We had a transgender professor in the program, and the first day of class I heard my four or five labmates say some of the most transphobic stuff I have ever heard in my presence. Pullman didn’t end up being a safe place to transition. Part of my going there was that it was going to be my time to transition. I think the canonical transition from one gender extreme to another didn’t feel very good, so I decided to kind of stay in the closet and just kept pushing on.
What factors about your environment influenced your decision to stay closeted?
I didn’t fully understand the difference between gender expression, sexual orientation, and gender identity. For me, it was kind of exchanging masculine drag for feminine drag. It felt like this artificial thing that I was doing. Neither extreme felt good, so I was confused about what I was doing because I still felt like I was transgender.
I was really close to dropping out my first year, partly because of the transphobia that was around me, and partly because I had a traumatic experience with my first rotation.
I transitioned to a cellular and molecular neuroscience lab, where we were doing neuronal cultures and looking at how different proteins determine neuronal morphology. For me, that was a much better fit. It’s like solving a puzzle: how does one protein affect the development and morphology of a neuron? What happens to neural networks when you underexpress or overexpress a gene?
What research are you working on now?
I work under John Neumeier, studying stress and addiction. My main project in the lab is to study the regulation of neuronal morphology by the serotonin receptor 5-HT6, which I found is targeted to neuronal primary cilia. I also was integral to establishing the RiboTag technique in the lab to isolate RNA from specific neural networks both in vivo and in vitro.
Now, we use RiboTag in a number of different contexts. I think it would have really helped with the type of research I was doing in graduate school. The problem with trying to understand what specific genes do to a neural population is that if you want to know what happens to a subset of cells when I, for example, knock out a transcription factor, which is most commonly done using a virus, is that viruses really only transfect like 10% of all cells in a culture. With RiboTag, you can look at just the population that is transfected, isolate these cells, and look at all of the genes that are expressed in those cell types.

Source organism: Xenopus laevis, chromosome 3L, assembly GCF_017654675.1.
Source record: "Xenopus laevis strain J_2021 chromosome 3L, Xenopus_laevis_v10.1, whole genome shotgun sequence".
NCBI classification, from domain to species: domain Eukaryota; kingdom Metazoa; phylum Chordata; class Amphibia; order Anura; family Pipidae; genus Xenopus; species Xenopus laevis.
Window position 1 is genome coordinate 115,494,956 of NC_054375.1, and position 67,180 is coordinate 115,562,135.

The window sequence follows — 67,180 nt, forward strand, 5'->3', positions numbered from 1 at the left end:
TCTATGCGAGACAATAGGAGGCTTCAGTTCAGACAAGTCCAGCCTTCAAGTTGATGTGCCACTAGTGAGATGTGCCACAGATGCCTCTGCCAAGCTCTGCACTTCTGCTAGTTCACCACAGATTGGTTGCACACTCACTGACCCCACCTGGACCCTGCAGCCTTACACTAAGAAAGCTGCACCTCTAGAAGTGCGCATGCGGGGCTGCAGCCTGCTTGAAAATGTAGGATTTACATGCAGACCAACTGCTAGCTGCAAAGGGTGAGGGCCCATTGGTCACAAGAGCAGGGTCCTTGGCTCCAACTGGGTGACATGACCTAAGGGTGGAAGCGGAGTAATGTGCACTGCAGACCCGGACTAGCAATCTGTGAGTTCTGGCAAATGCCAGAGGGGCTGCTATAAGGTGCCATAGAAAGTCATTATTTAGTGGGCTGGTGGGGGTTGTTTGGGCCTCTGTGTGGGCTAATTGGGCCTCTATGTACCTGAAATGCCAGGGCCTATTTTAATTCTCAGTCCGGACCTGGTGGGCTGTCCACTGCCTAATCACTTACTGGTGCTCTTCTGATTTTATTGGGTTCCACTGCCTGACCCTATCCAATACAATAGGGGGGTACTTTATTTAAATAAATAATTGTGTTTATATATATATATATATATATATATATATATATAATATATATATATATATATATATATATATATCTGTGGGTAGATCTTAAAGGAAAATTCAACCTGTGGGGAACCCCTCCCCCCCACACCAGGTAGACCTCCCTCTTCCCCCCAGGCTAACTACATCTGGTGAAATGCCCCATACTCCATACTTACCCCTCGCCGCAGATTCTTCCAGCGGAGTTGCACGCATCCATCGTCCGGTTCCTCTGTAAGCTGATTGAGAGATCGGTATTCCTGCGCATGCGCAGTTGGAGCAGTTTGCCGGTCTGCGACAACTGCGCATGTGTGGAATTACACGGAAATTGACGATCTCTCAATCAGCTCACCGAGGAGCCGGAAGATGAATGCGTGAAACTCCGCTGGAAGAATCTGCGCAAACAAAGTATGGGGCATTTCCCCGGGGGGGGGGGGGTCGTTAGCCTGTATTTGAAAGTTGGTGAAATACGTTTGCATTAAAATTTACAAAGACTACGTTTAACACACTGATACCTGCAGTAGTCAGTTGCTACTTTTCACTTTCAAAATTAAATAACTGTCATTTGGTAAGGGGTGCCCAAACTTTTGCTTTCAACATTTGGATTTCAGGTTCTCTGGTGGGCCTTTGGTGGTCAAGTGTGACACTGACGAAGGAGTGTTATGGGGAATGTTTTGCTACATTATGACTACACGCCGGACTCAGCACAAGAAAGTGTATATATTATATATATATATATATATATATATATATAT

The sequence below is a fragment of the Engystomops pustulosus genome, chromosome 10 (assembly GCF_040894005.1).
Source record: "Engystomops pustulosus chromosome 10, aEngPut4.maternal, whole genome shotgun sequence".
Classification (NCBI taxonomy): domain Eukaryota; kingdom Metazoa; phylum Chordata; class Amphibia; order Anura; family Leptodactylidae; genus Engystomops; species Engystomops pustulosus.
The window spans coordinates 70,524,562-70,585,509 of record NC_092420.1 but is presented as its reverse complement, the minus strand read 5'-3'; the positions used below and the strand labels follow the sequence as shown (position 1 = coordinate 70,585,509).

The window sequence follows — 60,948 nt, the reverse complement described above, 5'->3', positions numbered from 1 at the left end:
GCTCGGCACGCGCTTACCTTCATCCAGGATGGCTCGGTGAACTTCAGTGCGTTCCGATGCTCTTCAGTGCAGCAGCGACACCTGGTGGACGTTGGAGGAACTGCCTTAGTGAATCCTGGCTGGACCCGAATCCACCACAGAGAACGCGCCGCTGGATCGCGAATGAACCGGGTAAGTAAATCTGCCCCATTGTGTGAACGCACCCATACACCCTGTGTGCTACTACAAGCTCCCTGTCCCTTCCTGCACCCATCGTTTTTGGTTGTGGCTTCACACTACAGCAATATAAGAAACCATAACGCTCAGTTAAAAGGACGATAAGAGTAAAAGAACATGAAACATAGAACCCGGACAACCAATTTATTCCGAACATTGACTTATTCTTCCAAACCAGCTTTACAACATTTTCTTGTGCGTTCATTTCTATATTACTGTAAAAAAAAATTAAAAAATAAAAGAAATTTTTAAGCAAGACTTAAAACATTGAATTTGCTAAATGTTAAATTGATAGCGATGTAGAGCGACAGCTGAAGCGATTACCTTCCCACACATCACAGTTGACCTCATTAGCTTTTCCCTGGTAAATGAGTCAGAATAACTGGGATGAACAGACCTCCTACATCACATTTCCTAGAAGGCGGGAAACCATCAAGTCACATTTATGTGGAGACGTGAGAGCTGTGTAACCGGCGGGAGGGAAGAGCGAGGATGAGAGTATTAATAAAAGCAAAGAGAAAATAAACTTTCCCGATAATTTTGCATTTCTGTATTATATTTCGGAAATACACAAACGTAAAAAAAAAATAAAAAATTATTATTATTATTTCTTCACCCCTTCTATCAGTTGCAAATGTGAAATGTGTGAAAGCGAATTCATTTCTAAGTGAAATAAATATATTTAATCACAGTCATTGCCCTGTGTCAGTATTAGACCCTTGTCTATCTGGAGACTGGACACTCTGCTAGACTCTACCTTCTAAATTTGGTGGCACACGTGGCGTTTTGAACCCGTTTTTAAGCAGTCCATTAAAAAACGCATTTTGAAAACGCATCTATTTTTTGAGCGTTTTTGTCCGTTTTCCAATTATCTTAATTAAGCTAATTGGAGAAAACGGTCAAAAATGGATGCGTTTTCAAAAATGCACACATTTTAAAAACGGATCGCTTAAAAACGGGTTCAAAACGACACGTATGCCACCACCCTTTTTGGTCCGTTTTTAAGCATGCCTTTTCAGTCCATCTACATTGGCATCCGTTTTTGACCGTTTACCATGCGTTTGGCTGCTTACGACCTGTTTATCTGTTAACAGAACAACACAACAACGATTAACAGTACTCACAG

What are the potential uses of the RiboTag technique?
Well, for example, say you want to understand what the effect of a drug has on transcription of proteins in hippocampal neurons. To do that you find a promoter that is specific to hippocampal neurons, express RiboTag in these neurons, and then you measure the ribosome-associated RNA before and after you deliver a drug. That allows you to figure out whether there are changes in protein expression over time due to an increase in transcription or translation unambiguously.
How has your identity influenced your research?
I became interested in stress personally, because it’s something trans people have to deal with a lot. I identify as genderqueer, but it’s taken me a long time to get there.
Coming out at work was scary. I think being genderqueer has influenced my career quite a lot. It manifests in a lot of different ways. I can sense that people are uncomfortable with my gender expression and my pronouns. People are awkward around me or will not engage with me. It’s tough because science requires so much collaboration. I mean, I’ve heard before that people don’t really know how to treat me as a genderqueer person. I’ve heard “I know how to treat you as a man, and I know how to treat you as a woman…but…” and I’m like, “Why don’t you just treat me as a person?” I’ve heard a lot of transphobic comments from PIs and potential employers. In addition, there aren’t many genderqueer people in science, especially in power. So that’s taken me a long time to learn to navigate.
If you had any advice for gender nonconforming people who are younger than you, what would it be?
I think it would be…to assess the confirmation bias around you. The people that are your mentors are the people that it worked out for. I’ve found that the possibilities for my life are beyond that of my mentors. Our imagination and our understanding of possibilities are limited by the things we have access to. If someone told me ten years ago, “You’re going to identify as genderqueer–neither a man or a woman–and you’re going to have a ton of great friends, you’re going to have some great partnerships with a ton of great people, you can be out at work…” I would have laughed in their face. I’m routinely surprised at what I can be surprised about.